Will Tony Parker's Injuries and Stars' Age Spell End of Spurs' Title Run?

Josh Martin@@JoshMartinNBANBA Lead WriterApril 6, 2013

Apr 4, 2013; Oklahoma City, OK, USA; San Antonio Spurs guard Tony Parker (9) discusses a call with NBA official Haywoode Workman in action against the Oklahoma City Thunder in the second half in Chesapeake Energy Arena. Mandatory Credit: Mark D. Smith-USA TODAY Sports
Mark D. Smith-USA TODAY Sports

It's happening...again.

Father Time and Mother Nature are coming to call on the San Antonio Spurs, to bring them back down to Earth before they can even ready themselves for a run at a fourth NBA title.

Manu Ginobili's back on the shelf, this time with a strained hamstring that could keep him out of action into the postseason. Tony Parker's mysterious leg injury has Gregg Popovich "very concerned" about his All-Star point guard. Even Stephen Jackson is day-to-day with a bum ankle.

And that's without so much as touching on Tim Duncan, who, at the age of 36, is playing like a man 10 years his junior.

For all the work that Pop and general manager R.C. Buford have done to refresh the roster with cheap, young contributors like Kawhi Leonard, Danny Green, Tiago Splitter, Patty Mills and Nando de Colo (among others), the Spurs' championship hopes will ultimately rest on the fitness of their long-time triumvirate of Duncan, Parker and Ginobili.

Granted, the Spurs have fared just fine even as age and injuries have kept those three apart for much of the season. According to NBA.com, San Antonio has outscored the opposition by 14.2 points per 100 possessions during the 487 minutes of game time those three have shared, but that group is just one of 24 to have played at least 200 minutes together and racked up a double-digit net rating in that time.

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In truth, the Spurs' stars don't all dominate the team's proceedings quite like they used to. Manu's role and impact have diminished considerably this season as his productivity and efficiency, at the age of 35, have continued to plummet. Kawhi Leonard's development into a tantalizingly talented rotation player in just his second season has helped to mask Ginobili's decline.

San Antonio has seen a similar uptick up front from Tiago Splitter, who's (finally) added a hefty helping of touch, skill and confidence to a game that had long been lacking in anything other than size. Of course, Splitter's hardly a budding star on par with Leonard, and Tim Duncan, Splitter's partner up front, appears to have avoided whatever it is that keeps getting after Ginobili.

But there is plenty of fragility inherent in both situations. Ginobili is the leader of the Spurs' uber-productive bench and is the only one of San Antonio's reserves who can create shots for himself and others with any reliability. As phenomenally well as Timmy has played this season, Pop would be loath to crank up his minutes too much.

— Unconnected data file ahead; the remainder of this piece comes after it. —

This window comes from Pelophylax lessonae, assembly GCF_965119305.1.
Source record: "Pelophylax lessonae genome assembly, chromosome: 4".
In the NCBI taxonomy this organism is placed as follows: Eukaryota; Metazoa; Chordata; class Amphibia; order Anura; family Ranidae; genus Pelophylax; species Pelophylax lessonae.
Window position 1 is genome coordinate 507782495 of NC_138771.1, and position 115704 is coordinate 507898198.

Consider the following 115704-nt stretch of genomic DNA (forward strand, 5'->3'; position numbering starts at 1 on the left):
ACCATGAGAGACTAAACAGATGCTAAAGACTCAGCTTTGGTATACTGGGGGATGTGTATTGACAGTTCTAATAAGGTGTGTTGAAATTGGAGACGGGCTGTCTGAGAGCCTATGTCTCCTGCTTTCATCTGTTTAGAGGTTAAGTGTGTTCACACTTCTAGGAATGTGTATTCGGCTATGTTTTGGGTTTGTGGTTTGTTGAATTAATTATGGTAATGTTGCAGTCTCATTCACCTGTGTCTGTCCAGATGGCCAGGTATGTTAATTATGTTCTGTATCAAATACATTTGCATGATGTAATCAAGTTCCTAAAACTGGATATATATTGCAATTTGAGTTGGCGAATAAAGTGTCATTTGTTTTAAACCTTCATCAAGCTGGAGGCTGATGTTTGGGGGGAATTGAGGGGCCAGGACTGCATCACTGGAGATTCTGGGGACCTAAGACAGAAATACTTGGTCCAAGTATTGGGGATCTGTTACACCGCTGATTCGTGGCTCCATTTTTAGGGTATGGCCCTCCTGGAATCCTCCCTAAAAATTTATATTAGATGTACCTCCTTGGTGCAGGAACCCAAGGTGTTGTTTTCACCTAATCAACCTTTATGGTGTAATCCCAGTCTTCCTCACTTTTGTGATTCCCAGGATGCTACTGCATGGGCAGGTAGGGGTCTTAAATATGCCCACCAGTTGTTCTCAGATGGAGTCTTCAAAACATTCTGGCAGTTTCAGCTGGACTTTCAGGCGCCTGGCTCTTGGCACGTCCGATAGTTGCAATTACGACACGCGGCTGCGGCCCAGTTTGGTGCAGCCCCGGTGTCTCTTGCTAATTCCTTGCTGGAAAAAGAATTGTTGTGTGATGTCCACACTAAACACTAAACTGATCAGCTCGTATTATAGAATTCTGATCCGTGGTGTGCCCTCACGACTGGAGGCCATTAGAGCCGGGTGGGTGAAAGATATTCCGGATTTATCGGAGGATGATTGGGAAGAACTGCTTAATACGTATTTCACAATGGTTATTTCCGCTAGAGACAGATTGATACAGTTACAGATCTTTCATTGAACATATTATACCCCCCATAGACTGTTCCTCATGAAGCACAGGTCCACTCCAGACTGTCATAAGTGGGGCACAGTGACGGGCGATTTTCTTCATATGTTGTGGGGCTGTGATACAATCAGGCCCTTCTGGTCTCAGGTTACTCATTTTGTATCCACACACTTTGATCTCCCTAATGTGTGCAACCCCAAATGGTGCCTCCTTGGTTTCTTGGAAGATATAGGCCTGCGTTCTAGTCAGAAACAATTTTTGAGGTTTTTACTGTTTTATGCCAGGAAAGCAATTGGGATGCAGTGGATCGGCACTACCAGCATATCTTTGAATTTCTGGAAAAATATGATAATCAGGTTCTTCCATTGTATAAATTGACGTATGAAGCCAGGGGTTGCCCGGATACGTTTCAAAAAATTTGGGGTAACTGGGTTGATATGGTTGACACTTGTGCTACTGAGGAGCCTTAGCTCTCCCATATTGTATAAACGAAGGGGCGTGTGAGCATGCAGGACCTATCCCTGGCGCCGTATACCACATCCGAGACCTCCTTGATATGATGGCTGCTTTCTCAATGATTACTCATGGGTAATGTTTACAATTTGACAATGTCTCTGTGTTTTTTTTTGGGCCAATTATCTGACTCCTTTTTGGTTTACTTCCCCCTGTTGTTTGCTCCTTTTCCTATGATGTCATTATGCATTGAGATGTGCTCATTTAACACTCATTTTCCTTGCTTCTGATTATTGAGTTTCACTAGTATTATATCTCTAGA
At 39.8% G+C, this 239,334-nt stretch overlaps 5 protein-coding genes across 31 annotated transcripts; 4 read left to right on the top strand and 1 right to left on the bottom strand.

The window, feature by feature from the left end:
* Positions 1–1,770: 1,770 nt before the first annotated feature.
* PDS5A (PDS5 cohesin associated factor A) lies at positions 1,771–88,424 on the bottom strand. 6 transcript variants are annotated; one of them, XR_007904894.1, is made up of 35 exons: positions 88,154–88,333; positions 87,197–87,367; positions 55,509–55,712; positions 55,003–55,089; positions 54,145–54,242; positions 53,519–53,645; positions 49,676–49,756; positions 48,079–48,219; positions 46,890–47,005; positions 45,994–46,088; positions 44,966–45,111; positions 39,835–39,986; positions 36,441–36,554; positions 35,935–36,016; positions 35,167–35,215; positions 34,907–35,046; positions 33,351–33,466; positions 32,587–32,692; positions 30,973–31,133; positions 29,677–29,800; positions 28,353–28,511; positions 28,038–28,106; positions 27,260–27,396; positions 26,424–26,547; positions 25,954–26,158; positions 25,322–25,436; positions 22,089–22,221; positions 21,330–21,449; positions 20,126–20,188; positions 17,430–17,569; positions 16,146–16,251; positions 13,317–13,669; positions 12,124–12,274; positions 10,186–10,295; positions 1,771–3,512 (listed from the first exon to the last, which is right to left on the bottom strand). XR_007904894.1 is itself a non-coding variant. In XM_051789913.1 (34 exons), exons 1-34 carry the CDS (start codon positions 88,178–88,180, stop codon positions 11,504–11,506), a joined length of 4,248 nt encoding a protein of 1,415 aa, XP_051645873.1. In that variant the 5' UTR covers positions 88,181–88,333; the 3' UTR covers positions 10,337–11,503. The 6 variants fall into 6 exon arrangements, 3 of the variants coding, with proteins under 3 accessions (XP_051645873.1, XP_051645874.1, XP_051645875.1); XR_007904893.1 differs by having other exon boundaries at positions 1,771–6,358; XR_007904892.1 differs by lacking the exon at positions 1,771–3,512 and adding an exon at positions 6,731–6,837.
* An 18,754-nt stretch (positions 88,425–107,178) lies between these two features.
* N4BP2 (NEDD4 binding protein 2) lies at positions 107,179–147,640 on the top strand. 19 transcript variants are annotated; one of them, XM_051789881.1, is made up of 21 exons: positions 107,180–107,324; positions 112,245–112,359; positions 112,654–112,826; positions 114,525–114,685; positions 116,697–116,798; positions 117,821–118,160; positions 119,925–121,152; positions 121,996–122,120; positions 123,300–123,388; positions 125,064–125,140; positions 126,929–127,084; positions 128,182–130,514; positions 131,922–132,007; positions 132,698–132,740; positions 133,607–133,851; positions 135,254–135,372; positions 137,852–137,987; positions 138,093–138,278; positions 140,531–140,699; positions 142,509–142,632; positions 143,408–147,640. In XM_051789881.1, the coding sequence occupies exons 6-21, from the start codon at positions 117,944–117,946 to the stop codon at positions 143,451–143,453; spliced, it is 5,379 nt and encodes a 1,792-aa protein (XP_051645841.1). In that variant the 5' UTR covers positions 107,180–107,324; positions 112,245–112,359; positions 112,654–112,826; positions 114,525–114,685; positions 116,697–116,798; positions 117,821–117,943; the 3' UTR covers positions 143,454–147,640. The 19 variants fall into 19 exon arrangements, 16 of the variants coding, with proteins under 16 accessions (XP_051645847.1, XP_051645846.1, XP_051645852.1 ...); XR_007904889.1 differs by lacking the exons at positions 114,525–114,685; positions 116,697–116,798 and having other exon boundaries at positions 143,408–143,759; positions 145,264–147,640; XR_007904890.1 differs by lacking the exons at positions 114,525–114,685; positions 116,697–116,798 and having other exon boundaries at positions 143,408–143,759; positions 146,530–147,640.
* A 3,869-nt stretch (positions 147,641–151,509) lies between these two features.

Lest he risk wearing out his Hall of Famer and relying on a hodgepodge of Splitter, Boris Diaw and either Matt Bonner or Aron Baynes as a result.

The biggest concern of all, though, rests with Tony Parker. He'd played phenomenally well upon returning from a major ankle injury in late March. Whether that setback has anything to do with the shin problems currently plaguing Parker remains a mystery.

Albeit one on which San Antonio's postseason hopes are hinging particularly heavily. The Spurs' 10-3 record without Parker this season belies just how important he is to what this team does. He's replaced Duncan as the focal point of an offense that's been retooled to better fit Tony's skill set. Rather than have Timmy orchestrate their offense out of the post, the Spurs now rely on Parker's ability to slash to the basket, drive-and-kick to teammates, run the spread pick-and-roll and generally push the pace alongside San Antonio's emerging crop of younger athletes on the wings.

Without Tony, much of the onus for operating the offense and creating for the team's role players falls to Manu. And with both of them out, the pressure is redistributed either to an aging Duncan or relatively inexperienced (and, in some cases, ill-equipped) players like Leonard, Nando de Colo and Patty Mills to keep things moving.

The Spurs can survive off as much during the regular season, thanks to Pop's well-developed system and the brilliant way in which he empowers all of his players to operate within it. Trust in themselves, in each other and in the system has allowed the Spurs to persevere through all manner of adversity during the 2012-13 campaign.

But the playoffs are a different animal entirely. Depth and system play becomes less and less important as the pace of play slows down, benches shorten and individual talent takes center stage. As solid a facsimile of the Big Three, and Parker in particular, as the rest of San Antonio's roster can provide, there's no replacing what those central stars provide.

Not to the extent of competing for a title, anyway.

A first-round series against the limping Los Angeles Lakers or the defenseless Utah Jazz would grant the Spurs a bit of a reprieve as they attempt to get their act together. However, San Antonio may not have such a luxury at its disposal if the Oklahoma City Thunder do, indeed, catch them in the race for the No. 1 seed in the Western Conference.

Should the Spurs fall to No. 2, they'd be matched up against either the Houston Rockets or the Golden State Warriors, both of whom could ostensibly push San Antonio to the brink.

As such, it's imperative that the Spurs gather as many "get well" cards as they can for Tony and Manu. Otherwise, another spectacular regular season might once again go for naught and the Spurs' pursuit of a twilight title for Tim Duncan will be over before it ever truly began.

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